Tony Campolo notes that in a dramatic sermon at Eastern College, a prominent African-American theologian shocked the audience with his description of Jesus. He started off his message by saying, "Jesus was a nigger!" He went on to explain that he was not suggesting that Jesus had black skin. Being a "nigger", he said, had to do with what you were in the eyes of the world. As a matter of fact, he pointed out, there are some African-American people who call other black people 'niggers'. The word 'nigger', he claimed, refers to the downtrodden, the spat upon, the cursed, the humiliated, the rejected, and the despised. Given that definition, he reasserted his contention that Jesus was a nigger. He went on to say, "There's no way you can read the 53rd chapter of Isaiah and not come to this conclusion. There the prophet tells us that the Messiah would be despised and rejected; spat upon and cursed - and we would hide our faces from Him." He then went on to make another statement that was almost as shocking as the first. He said, "If you want to be like Christ, then you must be ready to become a nigger too! You must be ready to empty yourself of the wealth, status, and power that has marked your life. But if you are thinking of turning away from the calling, you should be aware that only niggers can be saved!"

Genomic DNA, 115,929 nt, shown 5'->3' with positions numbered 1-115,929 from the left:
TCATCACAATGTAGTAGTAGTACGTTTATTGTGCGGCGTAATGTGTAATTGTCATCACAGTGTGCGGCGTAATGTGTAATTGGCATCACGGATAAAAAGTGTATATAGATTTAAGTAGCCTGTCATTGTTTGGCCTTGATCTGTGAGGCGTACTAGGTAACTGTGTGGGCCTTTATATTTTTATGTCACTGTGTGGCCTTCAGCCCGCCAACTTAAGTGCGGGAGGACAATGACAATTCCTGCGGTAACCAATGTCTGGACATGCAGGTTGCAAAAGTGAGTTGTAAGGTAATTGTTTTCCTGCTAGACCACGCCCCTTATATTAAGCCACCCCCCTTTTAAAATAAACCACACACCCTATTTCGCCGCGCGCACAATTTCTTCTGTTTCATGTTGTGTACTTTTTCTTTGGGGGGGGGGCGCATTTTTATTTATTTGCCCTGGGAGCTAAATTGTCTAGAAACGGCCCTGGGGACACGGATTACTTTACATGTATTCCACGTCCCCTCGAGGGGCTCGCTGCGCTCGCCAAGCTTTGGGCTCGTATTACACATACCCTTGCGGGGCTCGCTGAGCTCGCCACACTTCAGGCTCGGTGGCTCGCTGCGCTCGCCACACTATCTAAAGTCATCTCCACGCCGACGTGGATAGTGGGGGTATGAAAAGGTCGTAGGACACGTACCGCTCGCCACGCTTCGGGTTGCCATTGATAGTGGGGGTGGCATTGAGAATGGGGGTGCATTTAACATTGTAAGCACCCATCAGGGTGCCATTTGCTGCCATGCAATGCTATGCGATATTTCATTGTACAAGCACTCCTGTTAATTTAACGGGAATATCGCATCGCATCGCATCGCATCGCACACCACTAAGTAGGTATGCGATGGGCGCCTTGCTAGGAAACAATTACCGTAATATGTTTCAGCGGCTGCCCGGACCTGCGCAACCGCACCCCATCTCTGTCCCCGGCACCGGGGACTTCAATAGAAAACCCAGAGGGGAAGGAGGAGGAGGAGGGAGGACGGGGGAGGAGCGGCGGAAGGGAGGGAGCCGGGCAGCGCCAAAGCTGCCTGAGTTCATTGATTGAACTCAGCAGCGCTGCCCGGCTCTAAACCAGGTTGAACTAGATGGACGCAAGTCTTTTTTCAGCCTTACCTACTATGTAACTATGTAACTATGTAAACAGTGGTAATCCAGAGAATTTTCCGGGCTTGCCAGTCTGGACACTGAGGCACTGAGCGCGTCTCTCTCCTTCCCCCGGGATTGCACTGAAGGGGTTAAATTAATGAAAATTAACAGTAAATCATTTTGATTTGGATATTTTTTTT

This crazy Master "will dress Himself to serve" (v37). Back in v35 He commands, "Be dressed, ready for service" - same verb as in v37, literally "to gird up one's loins", tucking the long robe in the belt in preparation for work, like rolling up one's sleeves, getting your coveralls or apron on. Verses 35-40 have a theme of being "ready" running through them - 35 'be dressed ready for service,' 38 "it will be good for (or, blessed are / happy are) those servants whose master finds them ready," v40 "You also must be READY because the Son of Man will come at an hour when you do not expect Him." Are you ready? Do you have your lamps burning, eagerly anticipating the Master's return? Are you ready to open the door IMMEDIATELY - an indication of the priority of waiting for Him, so you don't keep HIM waiting? Is His bidding 'priority one' for you? Does He have your attention, your alertness, OR do you risk getting sidetracked by the world's amusements and trinkets? Luke 21:34 Jesus warns, "Be careful, or your hearts will be weighed down with dissipation, drunkenness and the anxieties of life, and that day will close on you unexpectedly like a trap." Such things "weigh the heart down" - back again to the condition of the heart.

At the bottom of all this is the fact that Jesus doesn't want your money - He wants YOU! The person you are, with your personality, your interests and passions, your abilities. Possessions are all external 'stuff' - Jesus is passionate about an intimate relationship with you. Are you entirely at His disposal?

In closing, an observation from Ralph Waldo Emerson. "But our tokens of compliment and love are for the most part barbarous.Rings and other jewels are not gifts, but apologies for gifts.The only gift is a portion of thyself.Thou must bleed for me.Therefore the poet brings his poem; the shepherd his lamb; the farmer his corn; the miner a gem; the sailor, coral and shells; the painter his picture; the girl, a handkerchief of her own sewing."

Be dressed, ready to serve the Master who's so crazy about you that He likewise dresses Himself to serve and wait on you. Let's pray.